Considering shrinking team numbers at HU and NHS & the smaller number of athletes playing youth ice hockey in those school districts, a cooperative girls ice hockey team provides a way for athletes to continue competing at the high school level. “When we looked at our numbers for the upcoming girls hockey season, it was clear that we had to look at what our options were for the betterment of our programs and the safety of our players,” explains Harwood Athletic Director, Chris Langevin.

Northfield/Williamstown Athletic Director, TJ Powers, offers “Northfield has a proud history of competing in girls’ hockey and it’s hard to see the numbers as low as they are.  In an effort to keep interest in hockey for the future, it is important to have an option for our girls to keep playing.  This cooperative team with Harwood looks to be the best, but hopefully temporary, solution for now.  We are excited to work together!” 

The Harwood/Northfield cooperative team will practice daily at the Ice Center in Waterbury. The team’s home games will primarily play at the Ice Center, but the schools’ ADs will also look to bring home games to the historic Kreitzberg Arena in Northfield. While the newly combined team may be comprised of athletes from all three schools – the rest of the state can expect to see the team competing in the newly formed“Tier 2” of Girls Hockey (playing a mix of both Division 1 & 2 opponents). The new cooperative team looks forward to having head coach Mike Vasseur leading the girls in 2018-19. Coach Vasseur was previously the head coach for the Harwood varsity girls ice hockey team.

'Service Learning' Students Return From Nicaragua

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Here is their story...in their own words:
On April 15th, 17 students and two teacher chaperones from Randolph Union High School traveled 21 hours to San Ramón, a small rural town in the northern area of Nicaragua. These students, all enrolled in either Spanish classes or a Service Learning Project Based Learning course at Randolph Union, started the 2017-2018 year with the goal of teaching lesson plans to Nicaraguan students in elementary schools, and engaging with kids of all ages.

The purpose of these lesson plans were to give students one-on-one attention, as well as to address one Nicaragua's problems, a high rate of illiteracy, which is due to a lack of accessible education and resources. In order to meet this goal, each student wrote their own children's story initially in English, then translated them into Spanish. Each of them chose a different animal native to Vermont to write a story about, illustrate, and then “test run” the final product, thanks to the help of Randolph Elementary students.

The group worked in cooperation with a non-profit organization called Planting Hope, which is based in Montpelier and San Ramon, Nicaragua. Beth Merrill, the director and founder of Planting Hope, assisted the group with their planning and nica3work while in Nicaragua. Planting Hope’s goal is to “enhance educational opportunities, support grassroots initiatives and foster cultural exchange” while bringing groups of high school students with lesson plans and unique ideas into these environments to give the local students an opportunity to learn and fully engage in the lesson plan.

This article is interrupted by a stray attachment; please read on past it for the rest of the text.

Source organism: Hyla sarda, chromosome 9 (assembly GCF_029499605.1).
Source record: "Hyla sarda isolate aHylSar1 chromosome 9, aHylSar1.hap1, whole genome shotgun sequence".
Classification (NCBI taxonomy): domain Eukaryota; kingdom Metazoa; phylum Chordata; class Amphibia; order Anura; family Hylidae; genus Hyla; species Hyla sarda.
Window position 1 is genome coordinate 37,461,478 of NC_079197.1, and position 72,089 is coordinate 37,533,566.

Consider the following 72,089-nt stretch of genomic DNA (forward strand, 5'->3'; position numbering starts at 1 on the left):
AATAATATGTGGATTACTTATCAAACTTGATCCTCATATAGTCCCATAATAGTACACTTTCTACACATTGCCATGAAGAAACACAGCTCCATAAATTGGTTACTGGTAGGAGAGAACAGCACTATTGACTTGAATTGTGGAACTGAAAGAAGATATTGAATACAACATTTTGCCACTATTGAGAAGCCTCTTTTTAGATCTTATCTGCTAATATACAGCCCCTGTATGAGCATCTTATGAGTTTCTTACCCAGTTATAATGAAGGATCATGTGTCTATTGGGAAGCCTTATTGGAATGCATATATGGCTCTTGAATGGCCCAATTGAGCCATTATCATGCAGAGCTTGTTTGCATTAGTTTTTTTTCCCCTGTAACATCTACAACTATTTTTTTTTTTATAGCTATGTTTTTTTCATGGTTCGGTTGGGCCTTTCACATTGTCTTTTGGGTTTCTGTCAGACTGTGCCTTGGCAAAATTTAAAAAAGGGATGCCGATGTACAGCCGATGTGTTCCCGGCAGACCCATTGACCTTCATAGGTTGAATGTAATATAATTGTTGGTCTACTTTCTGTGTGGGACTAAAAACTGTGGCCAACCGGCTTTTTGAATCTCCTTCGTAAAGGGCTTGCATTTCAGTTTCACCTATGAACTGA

When students arrived in Nicaragua, they read their stories and worked with the lessons plans that were developed to expand on their stories in classes ranging from 30-40 elementary students. The RUHS group stayed with host families San Ramon and as student Anna Jickling observes, “I noticed that all the host families, although having little, were willing to open their doors and hearts to us and give us a real taste of what Nicaraguan life is really like.”

Over the course of 10 days, the Randolph students visited two elementary schools, one high school, and a Planting Hope library where students came to gather and participate in activities. Their lesson plans shined at each school they visited as the Nicaraguan students participated with open hearts, minds and beaming smiles! RUHS student Zi Booska says, ”seeing the children's faces light up after we read our stories to them really showed me how much of an impact we made on their day and potentially in their life.”

The afternoons were spent engaged in enriching cultural activities where the RUHS students got to hike to a coffee plantation, learned to paint using a unique local technique (coffee based paint), visited a weaving cooperative, and made jewelry using local seeds.

The schools in Nicaragua are much different than the elementary and high schools in the United States. A lot of the kids in Nicaragua do attend school on a normal weekly basis. Some kids are not able to commit to the normal week schedule, because they have to help their parents in the coffee fields throughout the week. The Nicaraguan education system offers weekend schooling for these students and older adults who choose to get their high school degree if they did not already have it.

The schools in Nicaragua do not have nearly as much funding from their government as we do here in the United States. There can sometimes be up to 30 to 40 students per one classroom/teacher. This makes it difficult to give the students the individualized learning that most students at can get in the classroom at RUHS. When the students from RUHS were in Nicaragua, they visited only three out of five schools that were on the trip’s itinerary. The reasoning behind this was because the Nicaraguan government cancelled school because of the mass protests that were taking place in many of the cities in Nicaragua. Being in the country during a period of social and political unrest was in itself a substantive learning experience for the 17 students.